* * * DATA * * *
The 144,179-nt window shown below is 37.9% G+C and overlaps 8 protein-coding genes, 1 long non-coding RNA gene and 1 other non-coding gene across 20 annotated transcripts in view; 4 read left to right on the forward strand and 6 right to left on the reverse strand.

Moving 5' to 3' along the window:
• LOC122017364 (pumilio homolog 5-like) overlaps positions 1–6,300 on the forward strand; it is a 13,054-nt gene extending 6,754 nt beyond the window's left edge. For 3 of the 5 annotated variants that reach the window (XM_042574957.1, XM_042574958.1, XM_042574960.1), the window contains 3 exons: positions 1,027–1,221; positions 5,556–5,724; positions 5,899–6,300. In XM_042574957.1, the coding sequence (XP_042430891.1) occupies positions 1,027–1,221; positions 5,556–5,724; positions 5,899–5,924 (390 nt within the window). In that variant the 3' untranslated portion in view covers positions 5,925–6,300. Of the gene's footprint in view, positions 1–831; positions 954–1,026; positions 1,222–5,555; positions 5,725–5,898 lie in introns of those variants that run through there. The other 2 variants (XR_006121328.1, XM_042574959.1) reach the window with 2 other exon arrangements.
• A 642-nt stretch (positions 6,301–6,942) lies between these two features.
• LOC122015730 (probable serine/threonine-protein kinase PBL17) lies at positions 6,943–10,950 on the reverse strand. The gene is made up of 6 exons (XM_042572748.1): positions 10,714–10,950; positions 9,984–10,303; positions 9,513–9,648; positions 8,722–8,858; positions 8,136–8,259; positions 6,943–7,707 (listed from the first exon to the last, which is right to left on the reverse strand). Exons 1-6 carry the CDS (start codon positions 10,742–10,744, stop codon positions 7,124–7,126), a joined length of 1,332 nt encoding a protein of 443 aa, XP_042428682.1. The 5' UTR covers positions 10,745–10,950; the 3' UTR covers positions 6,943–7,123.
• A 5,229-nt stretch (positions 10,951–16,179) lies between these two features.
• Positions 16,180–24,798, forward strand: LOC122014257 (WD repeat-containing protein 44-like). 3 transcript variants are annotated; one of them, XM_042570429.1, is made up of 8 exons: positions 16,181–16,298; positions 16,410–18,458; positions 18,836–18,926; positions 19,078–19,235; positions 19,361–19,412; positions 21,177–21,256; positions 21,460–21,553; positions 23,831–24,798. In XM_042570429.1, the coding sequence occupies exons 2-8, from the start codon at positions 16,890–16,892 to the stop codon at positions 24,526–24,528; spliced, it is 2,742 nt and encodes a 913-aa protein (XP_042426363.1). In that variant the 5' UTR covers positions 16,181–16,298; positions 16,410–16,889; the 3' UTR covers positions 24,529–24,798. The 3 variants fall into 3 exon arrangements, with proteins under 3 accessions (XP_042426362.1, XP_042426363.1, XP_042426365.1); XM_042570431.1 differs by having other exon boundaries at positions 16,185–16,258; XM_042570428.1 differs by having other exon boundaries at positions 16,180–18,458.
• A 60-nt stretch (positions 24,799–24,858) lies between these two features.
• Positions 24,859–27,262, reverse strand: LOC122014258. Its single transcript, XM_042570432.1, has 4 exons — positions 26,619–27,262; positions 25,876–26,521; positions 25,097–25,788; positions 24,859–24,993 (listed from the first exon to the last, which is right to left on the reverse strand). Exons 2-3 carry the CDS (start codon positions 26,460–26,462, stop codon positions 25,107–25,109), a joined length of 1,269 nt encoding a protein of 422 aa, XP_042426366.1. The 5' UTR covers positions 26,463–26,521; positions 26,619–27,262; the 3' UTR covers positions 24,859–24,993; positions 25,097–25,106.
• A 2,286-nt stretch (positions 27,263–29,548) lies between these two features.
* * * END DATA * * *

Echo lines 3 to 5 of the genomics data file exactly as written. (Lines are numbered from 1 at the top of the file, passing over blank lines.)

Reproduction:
• LOC122017364 (pumilio homolog 5-like) overlaps positions 1–6,300 on the forward strand; it is a 13,054-nt gene extending 6,754 nt beyond the window's left edge. For 3 of the 5 annotated variants that reach the window (XM_042574957.1, XM_042574958.1, XM_042574960.1), the window contains 3 exons: positions 1,027–1,221; positions 5,556–5,724; positions 5,899–6,300. In XM_042574957.1, the coding sequence (XP_042430891.1) occupies positions 1,027–1,221; positions 5,556–5,724; positions 5,899–5,924 (390 nt within the window). In that variant the 3' untranslated portion in view covers positions 5,925–6,300. Of the gene's footprint in view, positions 1–831; positions 954–1,026; positions 1,222–5,555; positions 5,725–5,898 lie in introns of those variants that run through there. The other 2 variants (XR_006121328.1, XM_042574959.1) reach the window with 2 other exon arrangements.
• A 642-nt stretch (positions 6,301–6,942) lies between these two features.
• LOC122015730 (probable serine/threonine-protein kinase PBL17) lies at positions 6,943–10,950 on the reverse strand. The gene is made up of 6 exons (XM_042572748.1): positions 10,714–10,950; positions 9,984–10,303; positions 9,513–9,648; positions 8,722–8,858; positions 8,136–8,259; positions 6,943–7,707 (listed from the first exon to the last, which is right to left on the reverse strand). Exons 1-6 carry the CDS (start codon positions 10,742–10,744, stop codon positions 7,124–7,126), a joined length of 1,332 nt encoding a protein of 443 aa, XP_042428682.1. The 5' UTR covers positions 10,745–10,950; the 3' UTR covers positions 6,943–7,123.